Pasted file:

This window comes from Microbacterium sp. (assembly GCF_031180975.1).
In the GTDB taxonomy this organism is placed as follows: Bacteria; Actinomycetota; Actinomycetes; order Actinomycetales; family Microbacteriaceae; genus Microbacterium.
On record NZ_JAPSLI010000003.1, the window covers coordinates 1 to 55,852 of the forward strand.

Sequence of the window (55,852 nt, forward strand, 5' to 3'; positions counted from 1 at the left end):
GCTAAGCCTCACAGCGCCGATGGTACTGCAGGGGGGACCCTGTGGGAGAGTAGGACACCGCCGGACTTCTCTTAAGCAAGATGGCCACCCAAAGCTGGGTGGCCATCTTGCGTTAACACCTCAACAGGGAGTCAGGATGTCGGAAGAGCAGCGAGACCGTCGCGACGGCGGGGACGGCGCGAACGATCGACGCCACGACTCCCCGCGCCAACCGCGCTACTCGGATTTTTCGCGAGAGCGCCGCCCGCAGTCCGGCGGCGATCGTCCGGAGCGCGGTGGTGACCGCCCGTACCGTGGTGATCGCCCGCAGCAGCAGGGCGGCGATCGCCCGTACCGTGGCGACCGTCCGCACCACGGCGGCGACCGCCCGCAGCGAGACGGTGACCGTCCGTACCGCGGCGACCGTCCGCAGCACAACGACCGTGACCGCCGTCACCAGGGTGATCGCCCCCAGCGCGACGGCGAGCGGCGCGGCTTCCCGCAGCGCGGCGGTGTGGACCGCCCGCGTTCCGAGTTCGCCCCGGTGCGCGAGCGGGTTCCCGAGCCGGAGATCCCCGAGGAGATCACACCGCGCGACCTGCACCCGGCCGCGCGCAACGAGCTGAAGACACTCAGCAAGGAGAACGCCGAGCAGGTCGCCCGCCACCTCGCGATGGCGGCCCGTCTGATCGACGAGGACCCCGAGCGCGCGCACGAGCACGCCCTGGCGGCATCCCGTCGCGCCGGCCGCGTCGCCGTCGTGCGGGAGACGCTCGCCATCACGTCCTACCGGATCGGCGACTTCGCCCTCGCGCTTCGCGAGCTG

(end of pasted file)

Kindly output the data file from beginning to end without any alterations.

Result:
This window comes from Microbacterium sp. (assembly GCF_031180975.1).
In the GTDB taxonomy this organism is placed as follows: Bacteria; Actinomycetota; Actinomycetes; order Actinomycetales; family Microbacteriaceae; genus Microbacterium.
On record NZ_JAPSLI010000003.1, the window covers coordinates 1 to 55,852 of the forward strand.

Sequence of the window (55,852 nt, forward strand, 5' to 3'; positions counted from 1 at the left end):
GCTAAGCCTCACAGCGCCGATGGTACTGCAGGGGGGACCCTGTGGGAGAGTAGGACACCGCCGGACTTCTCTTAAGCAAGATGGCCACCCAAAGCTGGGTGGCCATCTTGCGTTAACACCTCAACAGGGAGTCAGGATGTCGGAAGAGCAGCGAGACCGTCGCGACGGCGGGGACGGCGCGAACGATCGACGCCACGACTCCCCGCGCCAACCGCGCTACTCGGATTTTTCGCGAGAGCGCCGCCCGCAGTCCGGCGGCGATCGTCCGGAGCGCGGTGGTGACCGCCCGTACCGTGGTGATCGCCCGCAGCAGCAGGGCGGCGATCGCCCGTACCGTGGCGACCGTCCGCACCACGGCGGCGACCGCCCGCAGCGAGACGGTGACCGTCCGTACCGCGGCGACCGTCCGCAGCACAACGACCGTGACCGCCGTCACCAGGGTGATCGCCCCCAGCGCGACGGCGAGCGGCGCGGCTTCCCGCAGCGCGGCGGTGTGGACCGCCCGCGTTCCGAGTTCGCCCCGGTGCGCGAGCGGGTTCCCGAGCCGGAGATCCCCGAGGAGATCACACCGCGCGACCTGCACCCGGCCGCGCGCAACGAGCTGAAGACACTCAGCAAGGAGAACGCCGAGCAGGTCGCCCGCCACCTCGCGATGGCGGCCCGTCTGATCGACGAGGACCCCGAGCGCGCGCACGAGCACGCCCTGGCGGCATCCCGTCGCGCCGGCCGCGTCGCCGTCGTGCGGGAGACGCTCGCCATCACGTCCTACCGGATCGGCGACTTCGCCCTCGCGCTTCGCGAGCTG